I'm scowling during this pitiful selfie because, for the life of me, I couldn't get the button to work.  When it finally worked, this is what I was left with.  Titled "Grumpy Selfie with Dad".
I then noticed that there was a tiny deer curled up behind one of the headstones very close to where I was unsuccessfully taking a selfie.  I turned my camera over to take a photo and he bolted.  But I still took a rather cute photo of him.

It wasn't the same visiting Dad without the family.  Maybe on Father's Day we can get it all together and get some proper photos together.  I feel like I will let them forget him if I don't remind them, since none of them ever met Dad.

Wednesday, June 11, 2014

Rex - The dog who lived....

....carefree, with his junk hanging out for the world to see.  And on my side of the bed.  Atta boy, Jackass.

Sunday, June 08, 2014

Car Watching - 1968 Dodge Coronet 440

 If you are at all a Mopar fan, take a minute and right click these photos so that you can see them full sized.  This 1968 Dodge Coronet 440 was the finest example I have ever seen away from a car show.
I whipped into the 7-11 near my house when I saw this beauty parked there.  I saw it's owner getting into the car, so I jumped out and asked him if I could have a photo.  He kindly said yes and asked if I needed him to get out of the car.  What a nice guy!  I told him not to get out and I took two photos.  He then told me that this was a St. Louis car, built here in 1968.  I didn't ask, but if I was a betting man, I would say that the 383 was doing a fine job under the hood by the glorious sounds it was belting out.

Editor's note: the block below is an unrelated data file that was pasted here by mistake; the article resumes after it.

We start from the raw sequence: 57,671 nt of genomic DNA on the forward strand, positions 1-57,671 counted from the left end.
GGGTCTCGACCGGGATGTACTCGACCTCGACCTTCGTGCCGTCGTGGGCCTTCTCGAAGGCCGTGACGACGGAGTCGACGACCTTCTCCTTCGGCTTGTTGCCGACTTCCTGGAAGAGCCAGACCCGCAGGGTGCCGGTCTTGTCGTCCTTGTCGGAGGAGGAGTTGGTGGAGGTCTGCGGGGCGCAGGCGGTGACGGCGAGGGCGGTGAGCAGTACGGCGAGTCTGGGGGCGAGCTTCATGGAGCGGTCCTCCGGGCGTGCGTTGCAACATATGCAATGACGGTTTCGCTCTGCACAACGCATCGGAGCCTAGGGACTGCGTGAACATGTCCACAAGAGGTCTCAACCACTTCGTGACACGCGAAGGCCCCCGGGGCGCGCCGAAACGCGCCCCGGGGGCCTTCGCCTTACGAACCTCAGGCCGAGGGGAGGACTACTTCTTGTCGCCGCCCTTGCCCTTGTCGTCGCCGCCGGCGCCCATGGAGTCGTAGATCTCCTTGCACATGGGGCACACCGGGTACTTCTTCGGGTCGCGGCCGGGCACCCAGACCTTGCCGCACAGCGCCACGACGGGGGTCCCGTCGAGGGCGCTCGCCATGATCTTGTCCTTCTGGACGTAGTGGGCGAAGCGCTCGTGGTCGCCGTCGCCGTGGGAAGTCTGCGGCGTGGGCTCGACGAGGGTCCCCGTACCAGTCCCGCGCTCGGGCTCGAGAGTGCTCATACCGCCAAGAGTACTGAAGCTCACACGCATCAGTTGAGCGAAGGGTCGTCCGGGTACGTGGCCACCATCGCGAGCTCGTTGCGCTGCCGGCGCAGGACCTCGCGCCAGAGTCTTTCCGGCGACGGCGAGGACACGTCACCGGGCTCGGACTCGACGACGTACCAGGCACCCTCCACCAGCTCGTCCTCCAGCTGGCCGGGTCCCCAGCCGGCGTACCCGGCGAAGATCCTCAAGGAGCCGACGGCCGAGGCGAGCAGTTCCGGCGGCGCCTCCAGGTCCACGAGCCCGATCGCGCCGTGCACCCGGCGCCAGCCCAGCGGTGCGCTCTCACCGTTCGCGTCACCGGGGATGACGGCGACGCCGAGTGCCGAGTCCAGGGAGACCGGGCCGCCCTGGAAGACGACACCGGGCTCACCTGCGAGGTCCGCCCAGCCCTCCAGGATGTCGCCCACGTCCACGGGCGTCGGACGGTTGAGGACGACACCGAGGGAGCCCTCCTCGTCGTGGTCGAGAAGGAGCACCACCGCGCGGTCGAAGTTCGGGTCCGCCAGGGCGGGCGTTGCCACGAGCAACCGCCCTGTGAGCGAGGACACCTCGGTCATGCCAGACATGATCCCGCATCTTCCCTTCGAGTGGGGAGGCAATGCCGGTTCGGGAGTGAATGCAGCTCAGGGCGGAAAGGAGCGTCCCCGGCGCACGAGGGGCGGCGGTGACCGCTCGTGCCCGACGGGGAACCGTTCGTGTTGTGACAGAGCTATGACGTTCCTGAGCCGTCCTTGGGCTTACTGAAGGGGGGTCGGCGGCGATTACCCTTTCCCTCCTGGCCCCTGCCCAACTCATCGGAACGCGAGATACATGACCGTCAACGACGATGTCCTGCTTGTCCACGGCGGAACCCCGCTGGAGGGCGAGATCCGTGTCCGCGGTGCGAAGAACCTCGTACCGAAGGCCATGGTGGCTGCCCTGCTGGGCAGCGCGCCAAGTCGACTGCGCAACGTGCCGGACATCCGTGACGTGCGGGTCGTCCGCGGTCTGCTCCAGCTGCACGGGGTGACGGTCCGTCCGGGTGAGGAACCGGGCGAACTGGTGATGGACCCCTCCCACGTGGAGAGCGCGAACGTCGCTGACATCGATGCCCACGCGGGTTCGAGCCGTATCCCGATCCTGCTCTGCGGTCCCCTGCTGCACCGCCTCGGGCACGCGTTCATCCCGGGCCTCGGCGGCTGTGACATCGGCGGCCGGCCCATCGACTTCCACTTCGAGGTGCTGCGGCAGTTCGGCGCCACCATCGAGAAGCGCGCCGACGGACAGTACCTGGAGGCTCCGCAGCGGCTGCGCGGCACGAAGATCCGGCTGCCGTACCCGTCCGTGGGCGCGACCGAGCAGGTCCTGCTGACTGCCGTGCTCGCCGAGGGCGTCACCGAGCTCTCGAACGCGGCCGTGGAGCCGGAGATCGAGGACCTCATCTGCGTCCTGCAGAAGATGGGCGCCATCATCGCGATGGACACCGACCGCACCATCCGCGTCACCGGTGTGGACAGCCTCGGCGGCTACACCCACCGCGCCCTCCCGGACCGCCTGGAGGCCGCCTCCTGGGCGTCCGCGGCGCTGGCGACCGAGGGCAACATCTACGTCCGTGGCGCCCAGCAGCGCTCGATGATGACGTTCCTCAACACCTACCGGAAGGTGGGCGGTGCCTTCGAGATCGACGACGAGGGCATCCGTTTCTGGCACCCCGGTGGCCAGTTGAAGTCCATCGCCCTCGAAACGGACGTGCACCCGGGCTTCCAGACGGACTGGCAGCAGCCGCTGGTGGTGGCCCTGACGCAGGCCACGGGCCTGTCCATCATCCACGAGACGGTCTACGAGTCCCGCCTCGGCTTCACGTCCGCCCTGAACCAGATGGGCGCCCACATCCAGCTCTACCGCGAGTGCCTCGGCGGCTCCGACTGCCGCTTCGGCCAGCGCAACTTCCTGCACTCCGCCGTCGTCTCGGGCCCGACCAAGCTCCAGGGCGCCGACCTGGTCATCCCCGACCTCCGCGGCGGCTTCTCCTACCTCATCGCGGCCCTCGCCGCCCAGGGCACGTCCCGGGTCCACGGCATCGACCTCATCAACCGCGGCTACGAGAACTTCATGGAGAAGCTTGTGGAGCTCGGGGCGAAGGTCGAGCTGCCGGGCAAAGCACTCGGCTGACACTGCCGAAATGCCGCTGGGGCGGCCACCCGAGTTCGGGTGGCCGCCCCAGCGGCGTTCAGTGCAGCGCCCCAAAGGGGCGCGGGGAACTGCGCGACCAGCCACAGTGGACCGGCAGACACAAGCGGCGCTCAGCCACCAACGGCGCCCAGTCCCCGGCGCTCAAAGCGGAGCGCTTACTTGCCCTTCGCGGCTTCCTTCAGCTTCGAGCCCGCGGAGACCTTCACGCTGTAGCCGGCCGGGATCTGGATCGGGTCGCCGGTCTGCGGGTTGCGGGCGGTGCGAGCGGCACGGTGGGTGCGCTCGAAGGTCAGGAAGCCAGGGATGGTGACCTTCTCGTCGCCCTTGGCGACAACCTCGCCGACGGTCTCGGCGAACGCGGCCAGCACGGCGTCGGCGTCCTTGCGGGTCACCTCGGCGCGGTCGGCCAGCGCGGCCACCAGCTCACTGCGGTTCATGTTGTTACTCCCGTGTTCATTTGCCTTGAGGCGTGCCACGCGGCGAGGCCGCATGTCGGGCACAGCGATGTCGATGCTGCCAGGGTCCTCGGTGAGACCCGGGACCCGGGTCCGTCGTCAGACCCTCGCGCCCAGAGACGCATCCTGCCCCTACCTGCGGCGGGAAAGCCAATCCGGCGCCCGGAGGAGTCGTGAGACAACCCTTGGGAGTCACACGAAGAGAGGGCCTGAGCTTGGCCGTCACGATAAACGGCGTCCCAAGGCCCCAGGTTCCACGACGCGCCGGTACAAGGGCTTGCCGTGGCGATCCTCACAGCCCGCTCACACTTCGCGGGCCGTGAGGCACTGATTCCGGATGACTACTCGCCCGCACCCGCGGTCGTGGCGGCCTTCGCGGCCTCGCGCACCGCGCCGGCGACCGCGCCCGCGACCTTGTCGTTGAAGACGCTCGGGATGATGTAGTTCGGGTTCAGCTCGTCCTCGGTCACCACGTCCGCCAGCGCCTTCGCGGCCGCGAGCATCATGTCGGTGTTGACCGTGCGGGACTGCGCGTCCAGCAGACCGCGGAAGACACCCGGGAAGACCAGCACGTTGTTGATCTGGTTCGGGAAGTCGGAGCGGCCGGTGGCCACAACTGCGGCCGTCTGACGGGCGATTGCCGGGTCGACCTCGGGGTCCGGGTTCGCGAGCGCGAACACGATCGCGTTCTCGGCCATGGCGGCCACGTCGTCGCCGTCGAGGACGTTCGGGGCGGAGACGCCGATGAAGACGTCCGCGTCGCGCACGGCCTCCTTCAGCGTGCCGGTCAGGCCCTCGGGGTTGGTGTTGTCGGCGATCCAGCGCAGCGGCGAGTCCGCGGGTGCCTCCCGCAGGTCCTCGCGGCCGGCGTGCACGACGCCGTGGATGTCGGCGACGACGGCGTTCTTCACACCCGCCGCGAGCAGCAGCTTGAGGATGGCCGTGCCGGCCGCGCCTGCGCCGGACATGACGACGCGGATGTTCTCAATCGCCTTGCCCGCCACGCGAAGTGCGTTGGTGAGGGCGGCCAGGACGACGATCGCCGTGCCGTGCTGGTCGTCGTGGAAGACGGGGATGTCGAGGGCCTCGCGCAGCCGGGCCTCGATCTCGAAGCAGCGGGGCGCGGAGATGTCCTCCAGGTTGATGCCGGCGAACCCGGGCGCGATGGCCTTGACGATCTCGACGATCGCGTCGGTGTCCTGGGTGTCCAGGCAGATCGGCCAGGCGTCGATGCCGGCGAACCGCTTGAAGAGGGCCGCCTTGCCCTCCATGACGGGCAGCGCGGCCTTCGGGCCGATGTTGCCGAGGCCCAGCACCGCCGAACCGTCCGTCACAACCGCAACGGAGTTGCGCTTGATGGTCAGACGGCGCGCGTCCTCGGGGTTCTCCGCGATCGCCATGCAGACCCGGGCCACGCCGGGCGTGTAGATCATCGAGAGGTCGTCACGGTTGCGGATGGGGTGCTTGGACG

Gorgeous car, gracious owner, my best catch in a long, long time.

Friday, June 06, 2014

Good Day of Mountain Biking, and 27.5" Wheels

The day started at Cliff Cave.  I took Eli and Tyson with me to do a little mountain biking.  The beautiful Mrs K came along and walked Rex on the trails while we rode. 

The boys did great!  I'm always surprised by how well they ride bikes off-road.  Tyson is a natural, although he did yard sale one good time when he clipped a tree with his handlebar in a chicane.  Nice chunk out of the tree, nice bruise on Tyson's hip.

Later in the day, I ventured out to Greensfelder.  I wanted to open up the Tomahawk on the best trails we have.  The trails were a bit slimy in some spots, but no mud.  I finished up the ten mile loop within seven seconds of my fastest time ever, despite having to back off on some of the slick sections.

Do you care what I think about 27.5" wheels?  If you do, here it is:  The 27.5" Foundry Tomahawk that I ride is more fun to ride.  Is it faster?  In some sections, yes.  It transitions and changes direction so much faster.  I like the way it climbs better.  It takes a little more attention to guide it down fast, sketchy stuff than a 29er.  But the tale of the tape says that I ride it about the same speed as I have always ridden.  But they're more fun, and that's enough for me.